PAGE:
Abstract: Lo Go - Xa Mat National Park has great value in terms of biodiversity but preserving the park is a great challenge for the Vietnamese government. This study estimated the willingness to pay of households to preserve Lo Go - Xa Mat National Park, using the contingent valuation method. We employed the single-bounded dichotomous choice question format to estimate how much households in Ho Chi Minh City were willing to contribute towards a preservation plan for the park. This plan comprised twelve preservation activities and compensating the local communities for their foregone income. The study found that households in Ho Chi Minh City were willing to pay at least VND 6,209 per month for three years for the preservation of Lo Go - Xa Mat National Park. With protest votes included, factors strongly affecting households' willingness to pay were bid amount and the amount of their monthly electricity bill. The education level of the respondents and the number of working people in the household had significant but lesser impact on their willingness to pay. Without protest votes, the bid amount, monthly electricity bill amount and education level of respondents significantly affected willingness to pay. We found that the annualized benefit value of the project was larger than its annualized cost. This indicated that the preservation plan was economically viable. This study does not provide the total value of Lo Go - Xa Mat National Park, but it shows the great value of the park in terms of local households' willingness to pay for its preservation and this is important information for policy-makers in deciding how to protect the park efficiently.
    Keywords: willingness to pay, Vietnam
    Date: 2009–11
  5. By: Joelle Forest (EVS - Environnement Ville Société - CNRS : UMR5600 - Université Jean Moulin - Lyon III - Université Lumière - Lyon II - Université Jean Monnet - Saint-Etienne - Ecole Nationale des Travaux Publics de l'Etat - Ecole Normale Supérieure Lettres et Sciences Humaines - Institut National des Sciences Appliquées de Lyon); Michel Faucheux (EVS - Environnement Ville Société - CNRS : UMR5600 - Université Jean Moulin - Lyon III - Université Lumière - Lyon II - Université Jean Monnet - Saint-Etienne - Ecole Nationale des Travaux Publics de l'Etat - Ecole Normale Supérieure Lettres et Sciences Humaines - Institut National des Sciences Appliquées de Lyon)
    Abstract: Design education is usually based on the paradigm of innovation defined as a mere application of science. This paper aims at showing that such a point of view is the result of an intellectual perspective which has thrown techniques out of science and, thus, has neglected a specific kind of rationality (the “creative rationality”). Integrating this kind of rationality in the design education drives us to invent“pedagogy of the adventure”.
    Keywords: design; innovation; creativity; rationality; education
    Date: 2009–11–22
  6. By: Tejas A. Desai
    Abstract: This paper seeks to explain certain cultural differences that may have contributed to this imbalance between the Indian and American higher education systems.[W.P. No. 2009-04-03]
    Keywords: cultural,imbalance, Indian, American, higher education systems, Cross-cultural Perspective, East, West, Twain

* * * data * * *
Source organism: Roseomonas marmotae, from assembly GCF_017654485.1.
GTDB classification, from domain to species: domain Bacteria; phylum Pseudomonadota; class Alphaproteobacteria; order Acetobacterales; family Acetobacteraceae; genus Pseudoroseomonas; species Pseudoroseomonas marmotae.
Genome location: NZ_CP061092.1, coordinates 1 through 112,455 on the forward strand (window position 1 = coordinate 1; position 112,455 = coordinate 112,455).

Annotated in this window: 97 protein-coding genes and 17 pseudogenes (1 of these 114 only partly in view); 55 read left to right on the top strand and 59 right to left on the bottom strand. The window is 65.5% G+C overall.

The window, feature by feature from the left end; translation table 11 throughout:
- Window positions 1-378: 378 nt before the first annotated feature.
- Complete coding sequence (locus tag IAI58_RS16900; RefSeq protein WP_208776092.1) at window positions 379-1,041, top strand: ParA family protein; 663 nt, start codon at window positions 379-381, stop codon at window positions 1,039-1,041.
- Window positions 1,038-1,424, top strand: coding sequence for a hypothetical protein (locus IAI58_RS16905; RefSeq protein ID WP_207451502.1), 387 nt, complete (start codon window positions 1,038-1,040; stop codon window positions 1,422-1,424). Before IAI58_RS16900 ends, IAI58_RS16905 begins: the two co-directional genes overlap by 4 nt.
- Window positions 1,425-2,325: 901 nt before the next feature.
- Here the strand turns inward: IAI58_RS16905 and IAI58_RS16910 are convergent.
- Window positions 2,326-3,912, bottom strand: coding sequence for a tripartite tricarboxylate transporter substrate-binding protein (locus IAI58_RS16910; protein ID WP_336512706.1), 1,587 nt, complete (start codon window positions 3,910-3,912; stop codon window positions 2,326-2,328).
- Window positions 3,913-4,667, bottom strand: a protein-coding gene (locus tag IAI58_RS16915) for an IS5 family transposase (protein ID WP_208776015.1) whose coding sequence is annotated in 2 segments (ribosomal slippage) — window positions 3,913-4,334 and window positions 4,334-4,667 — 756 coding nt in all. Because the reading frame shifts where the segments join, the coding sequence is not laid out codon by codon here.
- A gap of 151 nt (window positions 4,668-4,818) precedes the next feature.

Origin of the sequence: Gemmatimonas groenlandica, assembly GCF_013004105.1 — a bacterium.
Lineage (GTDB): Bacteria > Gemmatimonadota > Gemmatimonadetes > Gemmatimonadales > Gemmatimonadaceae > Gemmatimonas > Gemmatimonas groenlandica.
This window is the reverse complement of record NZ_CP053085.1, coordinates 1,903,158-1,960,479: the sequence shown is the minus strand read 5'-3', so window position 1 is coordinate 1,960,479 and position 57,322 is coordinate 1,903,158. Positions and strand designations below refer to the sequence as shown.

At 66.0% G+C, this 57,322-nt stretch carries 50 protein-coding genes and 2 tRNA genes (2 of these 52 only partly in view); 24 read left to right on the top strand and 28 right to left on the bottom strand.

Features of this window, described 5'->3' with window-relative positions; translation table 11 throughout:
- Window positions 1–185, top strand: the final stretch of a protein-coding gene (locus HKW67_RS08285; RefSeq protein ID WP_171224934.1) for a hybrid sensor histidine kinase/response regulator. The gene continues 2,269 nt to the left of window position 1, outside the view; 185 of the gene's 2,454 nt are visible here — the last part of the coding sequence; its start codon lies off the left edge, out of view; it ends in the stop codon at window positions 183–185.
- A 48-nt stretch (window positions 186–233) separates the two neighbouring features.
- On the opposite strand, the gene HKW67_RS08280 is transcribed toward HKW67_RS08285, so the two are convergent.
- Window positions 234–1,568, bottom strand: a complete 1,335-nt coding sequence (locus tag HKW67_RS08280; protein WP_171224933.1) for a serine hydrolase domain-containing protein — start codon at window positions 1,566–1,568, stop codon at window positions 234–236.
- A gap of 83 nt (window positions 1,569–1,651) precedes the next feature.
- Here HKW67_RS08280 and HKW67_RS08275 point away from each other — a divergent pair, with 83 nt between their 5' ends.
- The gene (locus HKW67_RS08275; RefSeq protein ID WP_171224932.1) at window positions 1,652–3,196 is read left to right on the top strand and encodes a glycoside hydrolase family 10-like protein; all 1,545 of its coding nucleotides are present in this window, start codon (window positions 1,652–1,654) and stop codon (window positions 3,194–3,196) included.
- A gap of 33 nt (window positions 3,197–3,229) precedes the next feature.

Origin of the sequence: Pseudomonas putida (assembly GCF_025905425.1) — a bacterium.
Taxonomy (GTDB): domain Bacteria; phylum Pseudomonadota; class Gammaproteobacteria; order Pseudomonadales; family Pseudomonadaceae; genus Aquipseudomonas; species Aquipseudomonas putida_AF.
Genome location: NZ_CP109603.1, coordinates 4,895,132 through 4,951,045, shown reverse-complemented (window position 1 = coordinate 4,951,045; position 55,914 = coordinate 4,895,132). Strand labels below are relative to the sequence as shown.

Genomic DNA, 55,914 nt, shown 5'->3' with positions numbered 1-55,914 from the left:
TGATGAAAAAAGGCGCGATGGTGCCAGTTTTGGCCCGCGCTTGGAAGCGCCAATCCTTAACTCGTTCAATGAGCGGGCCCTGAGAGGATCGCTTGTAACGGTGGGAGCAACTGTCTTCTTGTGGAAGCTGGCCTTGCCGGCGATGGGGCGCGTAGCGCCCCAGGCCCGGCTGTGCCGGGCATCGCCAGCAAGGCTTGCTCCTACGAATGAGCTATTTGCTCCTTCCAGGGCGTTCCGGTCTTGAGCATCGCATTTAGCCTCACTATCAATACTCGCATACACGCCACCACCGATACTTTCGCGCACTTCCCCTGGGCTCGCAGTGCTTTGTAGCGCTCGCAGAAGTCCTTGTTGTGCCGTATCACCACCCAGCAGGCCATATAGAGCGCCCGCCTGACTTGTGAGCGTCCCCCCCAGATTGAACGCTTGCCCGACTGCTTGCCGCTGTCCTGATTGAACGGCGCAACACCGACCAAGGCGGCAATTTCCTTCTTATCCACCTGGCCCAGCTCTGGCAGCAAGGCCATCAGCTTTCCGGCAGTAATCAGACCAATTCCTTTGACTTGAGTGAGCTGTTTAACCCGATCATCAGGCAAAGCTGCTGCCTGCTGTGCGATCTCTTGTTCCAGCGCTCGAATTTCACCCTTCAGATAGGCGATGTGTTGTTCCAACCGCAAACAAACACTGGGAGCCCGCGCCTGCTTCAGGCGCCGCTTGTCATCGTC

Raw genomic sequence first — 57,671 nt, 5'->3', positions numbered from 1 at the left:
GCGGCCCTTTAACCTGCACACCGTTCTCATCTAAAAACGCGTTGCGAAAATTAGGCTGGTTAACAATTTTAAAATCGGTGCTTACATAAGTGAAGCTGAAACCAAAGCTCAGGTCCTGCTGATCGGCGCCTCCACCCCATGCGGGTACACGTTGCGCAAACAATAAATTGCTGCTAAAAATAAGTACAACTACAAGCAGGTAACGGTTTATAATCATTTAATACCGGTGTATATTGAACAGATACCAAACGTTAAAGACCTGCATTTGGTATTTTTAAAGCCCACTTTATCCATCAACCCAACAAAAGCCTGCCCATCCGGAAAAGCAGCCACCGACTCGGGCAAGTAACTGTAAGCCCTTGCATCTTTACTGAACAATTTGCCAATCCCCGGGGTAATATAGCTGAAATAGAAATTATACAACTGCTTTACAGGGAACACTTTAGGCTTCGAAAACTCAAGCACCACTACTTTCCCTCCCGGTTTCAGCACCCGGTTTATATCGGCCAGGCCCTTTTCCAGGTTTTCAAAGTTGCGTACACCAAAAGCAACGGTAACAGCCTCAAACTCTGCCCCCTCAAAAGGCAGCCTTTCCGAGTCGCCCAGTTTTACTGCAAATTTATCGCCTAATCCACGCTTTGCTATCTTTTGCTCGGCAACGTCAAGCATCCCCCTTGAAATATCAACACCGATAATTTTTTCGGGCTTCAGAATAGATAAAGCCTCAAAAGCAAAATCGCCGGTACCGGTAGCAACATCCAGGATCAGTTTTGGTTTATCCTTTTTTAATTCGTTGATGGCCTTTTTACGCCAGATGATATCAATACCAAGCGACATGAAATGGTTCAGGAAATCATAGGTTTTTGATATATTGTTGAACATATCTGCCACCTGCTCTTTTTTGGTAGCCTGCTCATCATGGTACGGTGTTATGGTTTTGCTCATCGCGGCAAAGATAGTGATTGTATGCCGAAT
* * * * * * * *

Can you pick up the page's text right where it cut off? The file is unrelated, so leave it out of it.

Date: 2010
  7. By: Kohnert, Dirk
    Abstract: The remarkable influx of Chinese migrant entrepreneurs in different West African countries in recent years has been met with growing resistance by established local entrepreneurs. Whether the former have a competitive edge over the latter because of distinctive socio-cultural traits, or whether the Chinese supposed effectiveness is just a characteristic feature of any trading Diaspora, is open to question. This exploratory study of Chinese and Nigerian entrepreneurial migrants in Ghana and Benin tries to answer this question. Apparently, the cultural motive powers of migrant drivers of change are not restricted to inherited value systems or religions like a protestant ethic or Confucianism, but they are permanently adapted and invented anew by transnational networks of migration in a globalized world. There is no evidence for a supposed superiority of Chinese versus African innovative cultures of entrepreneurial migrants. Rather there exists an enhanced innovative capacity of a trading Diaspora in general vis-à-vis local entrepreneurs, regardless of the background national culture in which it is embedded. In addition, the rivalry of Chinese and Nigerian migrant entrepreneurs in African markets does not necessarily lead to the often suspected cut-throat competition under the impact of globalization. Often both groups act rather complementary. This contributes under certain conditions even to poverty alleviation in the host country.
    Keywords: trading diasporas; international migration; entrepreneurs; culture; innovation; SME; Africa; China; Nigeria; Cotonou; Accra;
    JEL: F22 N85 N87 O15 J61 Z13 M13 R23
    Date: 2010–06–08
  8. By: Bar-El, Ronen (Open University of Israel); García Muñoz, Teresa (Universidad de Granada); Neuman, Shoshana (Bar-Ilan University); Tobol, Yossef (Bar-Ilan University)
    Abstract: This study presents an evolutionary process of secularization that integrates a theoretical model, simulations, and an empirical estimation that employs data from 32 countries (included in the International Social Survey Program: Religion II – ISSP, 1998). Following Bisin and Verdier (2000, 2001a), it is assumed that cultural/social norms are transmitted from one generation to the next one via two venues: (i) direct socialization – across generations, by parents; and (ii) oblique socialization – within generations, by the community and cultural environment. This paper focuses on the transmission of religious norms and in particular on the 'religious taste for children'. The theoretical framework describes the setting and the process leading to secularization of the population; the simulations give more insight into the process; and 'secularization regressions' estimate the effects of the various explanatory variables on secularization (that is measured by rare mass-attendance and by rare-prayer), lending support to corollaries derived from the theory and simulations. The main conclusions/findings are that (i) direct religious socialization efforts of one generation have a negative effect on secularization within the next generation; (ii) oblique socialization by the community has a parabolic effect on secularization; and (iii) the two types of socialization are complements in 'producing' religiosity of the next generation.
    Keywords: cultural transmission, religion, fertility, secularization, ISSP
    JEL: C15 C25 D13 J11 J13 Z12
    Date: 2010–05